Poverty causes strife in the communities where we work, both for people affected and disabled by leprosy and for others alike. We believe that inclusive development will be more effective than strategies that keep groups apart. We seek to bring people together around a common goal – both those affected and disabled by leprosy and those without significant health challenges. They are neighbours after all and share the burden of living in dire poverty.
- Increased agricultural productivity of 1000 smallholder farmers through training in adaptable and sustainable farming techniques;
- Farmers Organisations (FOs) have the capacity to deliver quality services to their members and gain access to markets;
- The nutritional status of 1000 smallholder households (5000 beneficiaries) is improved by introducing new nutritional practices and community training;
- The establishment of ongoing support from district-level government agricultural and health officials in technical agricultural training, access to markets for surplus production, and access to basic health services;
- Reduction in disability burdens pressing on communities through early case detection, ongoing group-centred physical rehabilitation activities, and supply of assistive devices;
- The establishment of knowledge-building self-help groups and education in health and agricultural livelihood strategies.
The project also aims to increase awareness of human rights. As a result, community members can themselves start to advocate for better health and agricultural services as well as monitor the performance of governmental service providers.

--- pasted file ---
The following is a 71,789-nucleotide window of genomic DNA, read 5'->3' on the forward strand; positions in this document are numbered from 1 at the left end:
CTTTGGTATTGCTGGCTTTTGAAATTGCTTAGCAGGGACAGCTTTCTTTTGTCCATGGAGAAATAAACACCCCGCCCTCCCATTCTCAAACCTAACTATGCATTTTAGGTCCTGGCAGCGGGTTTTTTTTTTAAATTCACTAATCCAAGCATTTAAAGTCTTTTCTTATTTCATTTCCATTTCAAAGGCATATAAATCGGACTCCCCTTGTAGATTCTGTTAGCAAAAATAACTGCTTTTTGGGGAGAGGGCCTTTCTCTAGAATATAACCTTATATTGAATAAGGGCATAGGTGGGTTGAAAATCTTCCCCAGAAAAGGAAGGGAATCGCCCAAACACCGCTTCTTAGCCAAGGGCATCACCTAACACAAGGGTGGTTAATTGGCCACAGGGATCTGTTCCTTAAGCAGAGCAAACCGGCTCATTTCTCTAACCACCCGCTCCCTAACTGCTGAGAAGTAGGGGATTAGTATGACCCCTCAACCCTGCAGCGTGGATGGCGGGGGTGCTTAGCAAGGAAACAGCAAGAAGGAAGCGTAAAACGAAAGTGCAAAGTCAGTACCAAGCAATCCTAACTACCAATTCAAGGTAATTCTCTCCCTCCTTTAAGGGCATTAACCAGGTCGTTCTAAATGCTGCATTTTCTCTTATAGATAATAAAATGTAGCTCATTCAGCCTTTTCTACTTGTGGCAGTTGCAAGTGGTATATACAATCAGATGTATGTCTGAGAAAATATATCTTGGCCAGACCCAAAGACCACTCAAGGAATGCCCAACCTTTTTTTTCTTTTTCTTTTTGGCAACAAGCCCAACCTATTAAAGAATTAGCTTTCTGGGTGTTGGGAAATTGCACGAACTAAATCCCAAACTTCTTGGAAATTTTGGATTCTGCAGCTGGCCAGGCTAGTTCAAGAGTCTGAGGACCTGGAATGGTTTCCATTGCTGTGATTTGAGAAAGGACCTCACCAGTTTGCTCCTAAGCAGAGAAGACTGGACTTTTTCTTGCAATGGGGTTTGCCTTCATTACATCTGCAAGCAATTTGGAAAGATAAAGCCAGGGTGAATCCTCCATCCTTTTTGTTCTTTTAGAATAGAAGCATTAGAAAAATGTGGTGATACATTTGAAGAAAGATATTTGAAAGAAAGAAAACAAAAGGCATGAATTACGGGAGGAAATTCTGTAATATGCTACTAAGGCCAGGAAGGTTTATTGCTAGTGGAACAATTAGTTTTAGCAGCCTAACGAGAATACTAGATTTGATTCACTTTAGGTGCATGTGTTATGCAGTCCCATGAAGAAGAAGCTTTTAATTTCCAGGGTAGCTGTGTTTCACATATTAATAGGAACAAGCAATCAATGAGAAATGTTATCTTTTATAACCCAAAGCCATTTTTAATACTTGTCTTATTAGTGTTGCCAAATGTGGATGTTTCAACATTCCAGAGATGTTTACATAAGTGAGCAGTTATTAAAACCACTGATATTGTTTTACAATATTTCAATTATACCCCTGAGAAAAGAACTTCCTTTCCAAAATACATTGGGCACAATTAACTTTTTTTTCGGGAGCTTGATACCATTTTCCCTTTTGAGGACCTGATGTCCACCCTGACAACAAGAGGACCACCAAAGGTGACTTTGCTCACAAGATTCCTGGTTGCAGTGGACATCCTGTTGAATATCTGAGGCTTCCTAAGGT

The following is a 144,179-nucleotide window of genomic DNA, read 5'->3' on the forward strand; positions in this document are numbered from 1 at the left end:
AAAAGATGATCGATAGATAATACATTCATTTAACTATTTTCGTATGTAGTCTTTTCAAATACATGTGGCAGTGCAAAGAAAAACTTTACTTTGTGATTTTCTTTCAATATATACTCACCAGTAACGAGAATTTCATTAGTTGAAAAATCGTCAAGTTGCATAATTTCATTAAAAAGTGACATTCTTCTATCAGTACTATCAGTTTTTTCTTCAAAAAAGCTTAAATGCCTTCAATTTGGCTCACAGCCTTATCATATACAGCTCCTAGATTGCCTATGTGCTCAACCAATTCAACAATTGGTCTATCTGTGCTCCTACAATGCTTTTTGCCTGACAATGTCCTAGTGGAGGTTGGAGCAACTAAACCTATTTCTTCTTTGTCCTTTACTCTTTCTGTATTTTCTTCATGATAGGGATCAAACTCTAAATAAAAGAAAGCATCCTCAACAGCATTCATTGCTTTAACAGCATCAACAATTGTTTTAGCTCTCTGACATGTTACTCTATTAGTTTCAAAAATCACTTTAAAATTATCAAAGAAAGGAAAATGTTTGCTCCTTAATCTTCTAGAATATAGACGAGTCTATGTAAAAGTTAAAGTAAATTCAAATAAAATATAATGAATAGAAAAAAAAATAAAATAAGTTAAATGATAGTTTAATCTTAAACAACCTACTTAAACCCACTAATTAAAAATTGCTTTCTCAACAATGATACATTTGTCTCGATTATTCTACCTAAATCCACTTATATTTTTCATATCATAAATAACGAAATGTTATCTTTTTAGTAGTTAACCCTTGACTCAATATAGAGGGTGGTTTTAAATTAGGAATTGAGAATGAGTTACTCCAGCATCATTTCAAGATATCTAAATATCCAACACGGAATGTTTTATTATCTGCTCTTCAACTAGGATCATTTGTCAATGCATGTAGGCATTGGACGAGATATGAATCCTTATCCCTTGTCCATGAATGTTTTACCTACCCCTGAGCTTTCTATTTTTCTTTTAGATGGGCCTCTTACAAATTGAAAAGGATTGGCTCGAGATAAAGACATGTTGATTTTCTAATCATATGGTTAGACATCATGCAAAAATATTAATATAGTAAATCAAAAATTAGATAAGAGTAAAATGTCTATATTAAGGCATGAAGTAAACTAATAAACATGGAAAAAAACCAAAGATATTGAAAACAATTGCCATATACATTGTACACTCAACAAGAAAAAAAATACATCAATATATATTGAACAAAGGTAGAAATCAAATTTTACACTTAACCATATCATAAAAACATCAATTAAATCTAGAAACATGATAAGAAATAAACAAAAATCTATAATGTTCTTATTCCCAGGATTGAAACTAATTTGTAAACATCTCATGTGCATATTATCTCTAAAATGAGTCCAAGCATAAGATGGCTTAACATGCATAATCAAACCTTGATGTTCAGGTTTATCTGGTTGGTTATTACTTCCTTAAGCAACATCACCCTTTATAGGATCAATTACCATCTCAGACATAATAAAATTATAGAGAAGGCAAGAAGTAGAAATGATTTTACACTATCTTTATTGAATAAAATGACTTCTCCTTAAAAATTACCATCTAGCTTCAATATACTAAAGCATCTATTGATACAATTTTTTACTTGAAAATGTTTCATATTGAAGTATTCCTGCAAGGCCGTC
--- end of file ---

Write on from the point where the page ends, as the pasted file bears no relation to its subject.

Our disability-inclusive development initiative aims to ensure that people with disabilities, caused by both leprosy and other diseases, can fully and actively participate in society on an equal basis. While all community members will share the expected benefits, approximately 30% of beneficiaries are people negatively affected by leprosy, lymphatic filariasis, konzo, and other diseases.
- A total of 1617 small producers have been trained in conservation agriculture practices. Positively exceeding the initial target of 1000 farmers.
- After a year of training and guidance, the project measured the increase of 73% in agricultural productivity of which is above the project target of 60%.
- 41 Farmers Organisations have been created and trained since the start of the project. Some of these have started saving schemes. This allows for members to support each other through small loans.
- 67 health service providers (above the targeted 35) have been trained on timely diagnosis and treatment of leprosy, lymphatic filariasis (LF) and konzo and its complications.
- 1771 people have been reached through education and awareness raising sessions carried out in the communities on early case detection and prevention of the diseases and their devastating effects as well as basic management of complications.
- So far, the project has supported 463 people (236 women and 227 men) in 40 newly formed Self Care Groups. Among them, 74 are affected by leprosy, 59 suffer from hydrocele, 11 lymphedema, 17 are affected by konzo and another 94 have other disabilities. They are provided with paramedical assistance and are practicing self-care, and have shown improvements in their mobility and functionality.
The execution of the project involves two other partners: ADRA Mozambique (Adventist Development Relief Agency) and Lepra UK.